Rival Merits of Different Cladding Materials
Rainscreen cladding is a very popular option in modern construction. Its benefits are numerous, but different cladding materials have unique combinations of advantages. Some are particularly well-suited to certain environments or styles of architecture, while others combine varying blends of environmentalism, affordability and versatility.

These are the merits of the main cladding materials currently offered by CGL Façades, alongside one or two examples of where they’ve recently been deployed:

1. Aluminium. Aluminium’s physical strength is one of its greatest benefits as a cladding material. It was recently used on CGL’s largest project to date – the 770-apartment Enderby Wharf development in East London. This sprawling complex occupies two hundred metres of Thames-facing land, which increases moisture and salt levels in the air.

Aluminium is often powder coated, adding anything from colour to additional protection against ambient conditions. Powder coated aluminium can last for over 25 years even in harsh environments like the saltwater-laden Thames Estuary, making it cost-effective to install. It can also be used to deliver bold colours including Enderby Wharf’s striking orange shades, providing a pleasing contrast to the more natural colour palette on upper and lower storeys.

2. Copper. Copper’s versatility is increasingly being utilised in construction projects across Britain. From flashings and gutters to wall cladding, copper can add a stunning finish to any structure – particularly when used as a contrast against neutral surfaces like glass.

Copper can also be amalgamated into other materials, such as the brass cladding that adorns the Walpole House residential development in West London. CGL supplied and installed an untreated brass cladding whose golden colour will develop a unique patina over time, while ensuring long-term durability. Weather-beaten materials can be especially handy for making a new structure look established – which may be a planning requirement for buildings in conservation areas or historic locations.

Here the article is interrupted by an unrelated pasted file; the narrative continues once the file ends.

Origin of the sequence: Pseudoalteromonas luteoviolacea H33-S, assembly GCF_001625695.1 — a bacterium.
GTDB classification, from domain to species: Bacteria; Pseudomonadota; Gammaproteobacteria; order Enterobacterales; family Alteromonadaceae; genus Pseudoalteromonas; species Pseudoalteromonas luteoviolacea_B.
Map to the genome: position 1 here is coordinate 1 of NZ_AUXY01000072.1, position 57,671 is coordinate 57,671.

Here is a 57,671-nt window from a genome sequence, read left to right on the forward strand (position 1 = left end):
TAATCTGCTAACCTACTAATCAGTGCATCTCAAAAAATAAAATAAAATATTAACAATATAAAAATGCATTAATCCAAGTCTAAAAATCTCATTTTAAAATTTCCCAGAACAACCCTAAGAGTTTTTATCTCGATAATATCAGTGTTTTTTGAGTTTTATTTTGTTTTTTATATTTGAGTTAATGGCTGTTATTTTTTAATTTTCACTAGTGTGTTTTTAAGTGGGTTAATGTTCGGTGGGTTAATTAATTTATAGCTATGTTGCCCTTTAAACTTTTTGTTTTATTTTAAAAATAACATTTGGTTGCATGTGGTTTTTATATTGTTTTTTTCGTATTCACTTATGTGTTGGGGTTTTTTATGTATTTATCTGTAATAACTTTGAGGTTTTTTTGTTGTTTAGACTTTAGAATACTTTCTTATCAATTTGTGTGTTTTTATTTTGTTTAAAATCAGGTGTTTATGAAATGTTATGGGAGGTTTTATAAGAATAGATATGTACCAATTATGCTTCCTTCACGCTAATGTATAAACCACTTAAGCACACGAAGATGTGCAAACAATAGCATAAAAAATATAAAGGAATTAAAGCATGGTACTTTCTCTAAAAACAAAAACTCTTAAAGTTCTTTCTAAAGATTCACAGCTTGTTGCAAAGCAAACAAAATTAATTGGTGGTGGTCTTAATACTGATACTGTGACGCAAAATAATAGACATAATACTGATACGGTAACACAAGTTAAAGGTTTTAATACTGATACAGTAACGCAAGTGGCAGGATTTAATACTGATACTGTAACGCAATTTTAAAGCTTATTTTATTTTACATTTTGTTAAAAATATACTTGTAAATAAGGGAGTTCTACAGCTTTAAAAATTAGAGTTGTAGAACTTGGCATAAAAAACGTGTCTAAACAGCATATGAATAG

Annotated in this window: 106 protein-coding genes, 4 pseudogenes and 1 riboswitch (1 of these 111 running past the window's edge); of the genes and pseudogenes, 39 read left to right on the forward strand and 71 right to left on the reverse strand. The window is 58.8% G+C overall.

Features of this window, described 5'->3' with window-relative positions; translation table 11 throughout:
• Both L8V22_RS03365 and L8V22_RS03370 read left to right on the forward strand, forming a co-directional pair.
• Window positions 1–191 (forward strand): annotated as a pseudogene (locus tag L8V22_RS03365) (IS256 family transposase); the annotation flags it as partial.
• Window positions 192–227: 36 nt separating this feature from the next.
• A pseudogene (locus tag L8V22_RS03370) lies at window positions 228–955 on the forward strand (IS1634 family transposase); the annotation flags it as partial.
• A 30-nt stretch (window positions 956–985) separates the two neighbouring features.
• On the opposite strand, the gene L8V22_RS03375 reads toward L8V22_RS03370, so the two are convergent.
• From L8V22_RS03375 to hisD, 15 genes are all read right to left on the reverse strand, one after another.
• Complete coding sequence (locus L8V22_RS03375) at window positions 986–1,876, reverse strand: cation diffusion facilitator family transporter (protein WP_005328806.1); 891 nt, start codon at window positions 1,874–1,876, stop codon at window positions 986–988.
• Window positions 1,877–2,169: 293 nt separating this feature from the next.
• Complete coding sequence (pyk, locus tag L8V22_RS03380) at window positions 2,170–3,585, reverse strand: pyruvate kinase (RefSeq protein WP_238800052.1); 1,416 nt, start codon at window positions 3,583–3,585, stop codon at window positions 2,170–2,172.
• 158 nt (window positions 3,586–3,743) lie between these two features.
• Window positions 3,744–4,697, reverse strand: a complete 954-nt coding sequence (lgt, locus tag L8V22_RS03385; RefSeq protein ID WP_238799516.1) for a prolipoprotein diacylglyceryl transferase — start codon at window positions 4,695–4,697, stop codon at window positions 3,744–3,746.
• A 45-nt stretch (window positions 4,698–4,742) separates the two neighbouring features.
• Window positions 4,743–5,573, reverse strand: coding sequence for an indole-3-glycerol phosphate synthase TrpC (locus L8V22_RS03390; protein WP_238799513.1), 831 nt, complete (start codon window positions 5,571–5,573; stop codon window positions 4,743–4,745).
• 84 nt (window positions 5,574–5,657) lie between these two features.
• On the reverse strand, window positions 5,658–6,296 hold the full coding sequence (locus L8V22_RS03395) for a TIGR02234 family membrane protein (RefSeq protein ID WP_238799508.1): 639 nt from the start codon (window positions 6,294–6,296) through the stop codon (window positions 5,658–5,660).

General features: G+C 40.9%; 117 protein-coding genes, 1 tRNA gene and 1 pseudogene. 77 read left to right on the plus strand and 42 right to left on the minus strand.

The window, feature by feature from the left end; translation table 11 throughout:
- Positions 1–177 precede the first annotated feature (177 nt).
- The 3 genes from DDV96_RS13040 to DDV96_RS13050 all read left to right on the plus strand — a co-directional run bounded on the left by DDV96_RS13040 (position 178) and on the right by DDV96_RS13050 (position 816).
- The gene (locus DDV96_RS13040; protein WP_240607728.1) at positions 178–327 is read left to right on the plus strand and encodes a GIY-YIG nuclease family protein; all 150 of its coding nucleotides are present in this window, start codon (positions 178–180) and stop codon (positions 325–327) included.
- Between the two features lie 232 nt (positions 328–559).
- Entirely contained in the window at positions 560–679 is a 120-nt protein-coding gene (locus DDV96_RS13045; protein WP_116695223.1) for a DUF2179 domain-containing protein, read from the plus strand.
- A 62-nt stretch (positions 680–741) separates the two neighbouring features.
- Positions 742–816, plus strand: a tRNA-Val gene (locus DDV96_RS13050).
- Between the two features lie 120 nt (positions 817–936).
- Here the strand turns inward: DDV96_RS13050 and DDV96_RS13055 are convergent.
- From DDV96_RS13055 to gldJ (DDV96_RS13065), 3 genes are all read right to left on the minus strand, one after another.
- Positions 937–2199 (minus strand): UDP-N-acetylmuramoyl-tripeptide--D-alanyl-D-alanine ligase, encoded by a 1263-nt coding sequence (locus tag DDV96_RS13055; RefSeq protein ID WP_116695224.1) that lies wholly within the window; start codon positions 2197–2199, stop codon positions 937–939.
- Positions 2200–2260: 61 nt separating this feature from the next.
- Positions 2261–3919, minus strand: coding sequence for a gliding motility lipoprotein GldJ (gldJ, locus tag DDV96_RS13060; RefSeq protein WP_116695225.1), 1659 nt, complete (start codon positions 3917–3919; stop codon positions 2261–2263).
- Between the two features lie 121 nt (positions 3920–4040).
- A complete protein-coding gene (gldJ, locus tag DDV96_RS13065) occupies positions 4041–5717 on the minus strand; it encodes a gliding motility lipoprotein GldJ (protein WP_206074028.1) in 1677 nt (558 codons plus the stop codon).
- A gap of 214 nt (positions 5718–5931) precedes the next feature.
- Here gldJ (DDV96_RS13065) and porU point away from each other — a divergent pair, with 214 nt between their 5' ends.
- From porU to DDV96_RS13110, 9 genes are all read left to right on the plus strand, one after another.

3. Aluminium Composite Material. Better known by its initials, ACM comprises two thin aluminium sheets that are bonded around a fire rated or non-combustible mineral core, offering real durability.

Each aluminium panel can be finished in a wide variety of colours and finishes, which are extremely consistent thanks to the uniformity of these surfaces. The thin external faces can easily be moulded around irregular shapes, such as the extruded arch crowning Beal High School in Essex. A Spectra Midnight Copper finish provides a strong contrast against pale surrounding walls, with precise curvature softening the building’s appearance.

4. Zinc. Any cladding material is expected to be tough, but zinc’s qualities are particularly impressive. As well as being resistant to UV rays and corrosion, this weatherproof surface can endure for many decades without degradation. Like copper, it can also be continued seamlessly from walls into roof cladding, which creates a co-ordinated aesthetic from above.

When CGL Façades began assisting York University with a new expansion of its Heslington East campus, interlocking façade panels provided striking yet affordable cladding for the Computer Science department. The zinc panels were pre-weathered and installed in the depths of winter without requiring silicon bonding. Zinc’s relatively low melting point makes it an energy-efficient material to work with, and its durability also enhances those environmental credentials.

Posted by Stuart McMillan
Tuesday, September 12th, 2017